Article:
A festive homecoming for Nir Kabaretti

Conductor and music director from Holon will repeat famous Bernstein performance.

Nir Kabaretti (photo credit: SHAY SHMUELI)
Nir Kabaretti
(photo credit: SHAY SHMUELI)

When Nir Kab-aretti lifts his baton October 27th to conduct the Israel Sinfonietta Beersheba, it will represent a festive homecoming for the Israeli conductor.

Some 30 years ago, Kabaretti, then enrolled in a master class for young orchestra conductors in Israel, was offered an opportunity to conduct the Sinfonietta. As the 50-year-old native of Holon warmly recalls: “It was the very first time I stood in front of a professional orchestra.”

Kabaretti had been the permanent music and artistic director of the Santa Barbara Symphony Orchestra in California since 2006. He now returns to lead the Sinfonietta, following the departure of Maestro Justus Franz, who had been its music director and conductor for the past five years.

Kabaretti’s Beersheba debut also comes with an exciting caveat: he will do the same program performed during a fateful November of 1948, when Leonard Bernstein led the Israel Philharmonic in Beersheba, conducting Mozart’s Piano Concer- to No. 15 in B Flat Major, K. 450, Beethoven’s Piano Concerto No. 1 in C Major (Op. 15), and Gershwin’s “Rhapsody in Blue.”

The orchestra’s “auditorium,” if one could call it that, was a makeshift, open-air affair, but the performance was nothing short of thrilling, with the indefatigable Bernstein filling the desert setting with the sounds of the European masters and the American Gershwin.

For Kabaretti, there are two important reasons to repeat the 1948 program: “First of all, it is the 70th anniversary of the State of Israel, which we now take for granted, but it is sort of a miracle... And to see what has been done in Israel in the last 70 years is even more miraculous. Also this year is the 100th anniversary of Bernstein’s birth.”

The Sinfonietta festive tribute will be held in Beersheba’s new Center for the Performing Arts, which Kabaretti said reflects the city’s dramatic growth and development. Featured in the program will be Dorel Golan, piano, Asaf Kleinman, piano, Daniel Gortler, piano, and The Tempera Ensemble (Yigal Meltzer, trumpet, Gan Lev, saxophone, Tomer Yariv, percussion, and Amit Dolberg, piano).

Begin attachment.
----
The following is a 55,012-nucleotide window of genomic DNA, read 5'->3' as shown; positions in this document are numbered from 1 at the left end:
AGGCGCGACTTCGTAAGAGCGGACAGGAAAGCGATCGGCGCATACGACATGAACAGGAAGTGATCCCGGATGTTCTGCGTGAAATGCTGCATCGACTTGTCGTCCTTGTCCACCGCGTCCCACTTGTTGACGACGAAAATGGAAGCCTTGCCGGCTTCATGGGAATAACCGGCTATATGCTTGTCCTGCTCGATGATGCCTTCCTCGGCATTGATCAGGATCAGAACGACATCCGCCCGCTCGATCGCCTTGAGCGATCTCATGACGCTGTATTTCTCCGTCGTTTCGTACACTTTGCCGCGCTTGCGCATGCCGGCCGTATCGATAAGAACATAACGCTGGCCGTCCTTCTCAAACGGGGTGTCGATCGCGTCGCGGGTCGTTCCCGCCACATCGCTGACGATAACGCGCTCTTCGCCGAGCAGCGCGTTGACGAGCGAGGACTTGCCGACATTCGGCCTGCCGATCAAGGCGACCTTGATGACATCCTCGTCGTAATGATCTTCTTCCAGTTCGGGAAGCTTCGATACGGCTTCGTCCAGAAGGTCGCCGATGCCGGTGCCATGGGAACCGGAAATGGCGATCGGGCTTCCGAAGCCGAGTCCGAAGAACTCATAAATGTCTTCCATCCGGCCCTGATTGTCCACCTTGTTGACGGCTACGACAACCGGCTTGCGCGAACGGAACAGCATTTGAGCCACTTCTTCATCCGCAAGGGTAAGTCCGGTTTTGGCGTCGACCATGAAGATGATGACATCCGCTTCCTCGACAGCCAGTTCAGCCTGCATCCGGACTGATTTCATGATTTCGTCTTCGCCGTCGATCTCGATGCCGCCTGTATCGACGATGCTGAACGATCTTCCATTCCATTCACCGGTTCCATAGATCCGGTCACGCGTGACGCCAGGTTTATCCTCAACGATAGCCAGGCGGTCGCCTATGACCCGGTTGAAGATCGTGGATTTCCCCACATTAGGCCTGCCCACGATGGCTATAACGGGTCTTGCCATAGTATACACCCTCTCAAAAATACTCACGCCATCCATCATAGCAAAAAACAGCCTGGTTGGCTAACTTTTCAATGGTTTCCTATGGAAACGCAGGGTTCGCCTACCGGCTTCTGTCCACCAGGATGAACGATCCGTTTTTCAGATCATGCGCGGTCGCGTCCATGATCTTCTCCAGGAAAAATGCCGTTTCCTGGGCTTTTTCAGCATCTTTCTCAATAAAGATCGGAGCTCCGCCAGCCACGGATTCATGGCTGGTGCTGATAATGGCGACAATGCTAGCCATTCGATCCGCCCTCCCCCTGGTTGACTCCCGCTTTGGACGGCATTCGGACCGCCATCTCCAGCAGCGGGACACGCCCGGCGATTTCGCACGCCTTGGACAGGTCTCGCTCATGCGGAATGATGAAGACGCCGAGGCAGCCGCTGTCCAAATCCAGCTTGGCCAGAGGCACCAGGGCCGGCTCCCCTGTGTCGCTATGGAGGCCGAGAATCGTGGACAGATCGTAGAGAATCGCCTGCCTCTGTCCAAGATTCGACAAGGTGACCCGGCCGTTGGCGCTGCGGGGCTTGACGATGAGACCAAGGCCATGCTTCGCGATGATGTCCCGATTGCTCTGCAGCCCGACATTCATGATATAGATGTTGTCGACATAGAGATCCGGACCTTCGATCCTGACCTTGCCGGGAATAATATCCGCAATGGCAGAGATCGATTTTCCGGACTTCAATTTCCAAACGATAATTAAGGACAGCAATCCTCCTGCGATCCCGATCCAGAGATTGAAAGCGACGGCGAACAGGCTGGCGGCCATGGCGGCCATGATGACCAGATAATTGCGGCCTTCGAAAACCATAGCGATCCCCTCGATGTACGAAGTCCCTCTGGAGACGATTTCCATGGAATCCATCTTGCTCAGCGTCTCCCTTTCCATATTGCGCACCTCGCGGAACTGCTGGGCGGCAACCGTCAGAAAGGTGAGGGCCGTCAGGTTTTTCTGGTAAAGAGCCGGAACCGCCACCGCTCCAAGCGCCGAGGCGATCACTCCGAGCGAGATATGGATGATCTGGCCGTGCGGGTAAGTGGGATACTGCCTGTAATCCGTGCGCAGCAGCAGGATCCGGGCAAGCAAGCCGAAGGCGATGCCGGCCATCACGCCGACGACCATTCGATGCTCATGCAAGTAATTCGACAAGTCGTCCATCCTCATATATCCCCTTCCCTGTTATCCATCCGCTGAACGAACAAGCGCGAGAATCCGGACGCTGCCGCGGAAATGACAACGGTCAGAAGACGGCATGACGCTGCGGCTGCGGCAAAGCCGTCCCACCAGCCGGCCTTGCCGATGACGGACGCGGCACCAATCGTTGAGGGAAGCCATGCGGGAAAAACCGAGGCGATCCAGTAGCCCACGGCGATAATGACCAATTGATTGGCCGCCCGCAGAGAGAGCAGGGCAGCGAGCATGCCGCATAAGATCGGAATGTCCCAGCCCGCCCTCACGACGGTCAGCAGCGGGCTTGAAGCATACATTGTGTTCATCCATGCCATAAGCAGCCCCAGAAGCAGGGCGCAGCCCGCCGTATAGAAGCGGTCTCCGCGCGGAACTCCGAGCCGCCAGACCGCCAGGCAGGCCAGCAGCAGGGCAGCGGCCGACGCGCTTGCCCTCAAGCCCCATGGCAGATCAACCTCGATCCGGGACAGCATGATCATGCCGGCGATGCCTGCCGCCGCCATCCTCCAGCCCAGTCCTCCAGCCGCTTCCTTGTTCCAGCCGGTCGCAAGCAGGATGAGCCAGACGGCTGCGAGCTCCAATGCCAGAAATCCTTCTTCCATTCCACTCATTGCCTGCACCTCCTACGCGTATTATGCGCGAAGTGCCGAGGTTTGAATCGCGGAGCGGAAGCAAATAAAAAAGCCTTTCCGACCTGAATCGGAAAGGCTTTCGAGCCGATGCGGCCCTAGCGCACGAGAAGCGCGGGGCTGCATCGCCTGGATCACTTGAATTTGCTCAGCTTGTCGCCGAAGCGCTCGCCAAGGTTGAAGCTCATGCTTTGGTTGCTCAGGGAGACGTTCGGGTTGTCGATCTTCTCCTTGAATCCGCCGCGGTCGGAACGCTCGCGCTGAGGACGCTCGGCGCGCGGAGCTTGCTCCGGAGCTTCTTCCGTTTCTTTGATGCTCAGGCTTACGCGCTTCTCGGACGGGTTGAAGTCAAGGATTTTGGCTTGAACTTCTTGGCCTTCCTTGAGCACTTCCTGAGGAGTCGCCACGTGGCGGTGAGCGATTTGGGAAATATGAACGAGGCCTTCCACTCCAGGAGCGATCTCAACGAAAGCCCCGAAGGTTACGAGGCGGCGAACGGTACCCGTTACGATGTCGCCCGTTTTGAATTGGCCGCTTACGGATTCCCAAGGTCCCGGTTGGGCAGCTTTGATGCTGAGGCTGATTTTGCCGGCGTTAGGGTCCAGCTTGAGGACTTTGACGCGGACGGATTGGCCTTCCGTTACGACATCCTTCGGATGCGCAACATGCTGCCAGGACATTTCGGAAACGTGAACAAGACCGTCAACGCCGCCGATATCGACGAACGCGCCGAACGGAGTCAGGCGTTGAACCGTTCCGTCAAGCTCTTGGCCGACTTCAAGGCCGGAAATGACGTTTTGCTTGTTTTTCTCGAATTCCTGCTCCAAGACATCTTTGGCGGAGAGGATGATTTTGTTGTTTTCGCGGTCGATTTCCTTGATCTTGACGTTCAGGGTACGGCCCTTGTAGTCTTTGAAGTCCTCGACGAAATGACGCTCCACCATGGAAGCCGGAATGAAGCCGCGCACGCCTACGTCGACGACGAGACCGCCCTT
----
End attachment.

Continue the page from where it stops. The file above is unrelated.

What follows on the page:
The concert will also include the world premiere of a new piece, “Tempera Sketches,” by Ziv Cojocaru.

“We added this contemporary Israeli piece to follow in the spirit of Bernstein, who was a champion of promoting and performing contemporary music,” Kabaretti explains.

ADDING TO the historic significance of this concert, Kabaretti and the Sinfonietta are extending an invitation to anyone who may have attended the original concert to contact the Sinfonietta office.

“They will be our guests of honor,” says the conductor.

Turning to the changes that have taken place in Beersheba, Kabaretti notes enthusiastically that the city “is one of the fastest-growing places in Israel.”

“Seventy years ago,” he says, “it was just liberated. Without really much notice, Bernstein took the Israel Philharmonic... and went to play in front of soldiers who were just preparing for the next battle. This solidarity, more than anything else, means a lot to me and I think should not be forgotten.”

During the course of our conversation, I ask the conductor what he thinks was behind the choice of pieces for the original 1948 performance – why Mozart and Beethoven and why the hauntingly beautiful Gershwin piece, an American classic in its own right? Kabaretti, who studied piano and conducting at The Rubin Academy of Music in Tel Aviv, explains that these compositions were part of Bernstein’s natural repertoire and that as a “very strong pianist,” he could play from the piano and conduct the orchestra at the same time.

“Gershwin,” he says, “really is a bridge between classical music and jazz. We shouldn’t forget that Bernstein wrote (the music for) West Side Story and music for films. He grew up on the East Coast, where jazz you could easily hear and was somebody who could play jazz music and improvise. So for him to play Gershwin is absolutely the most natural thing, which really combines the two worlds – Western European classical with the American native element.”

Of course, Kabaretti adds, Bernstein was also a champion of introducing new music: “So when we’re talking about 1948, Gershwin’s “Rhapsody in Blue” was a pretty new piece. It was also before everyone had access to technology to listen to records.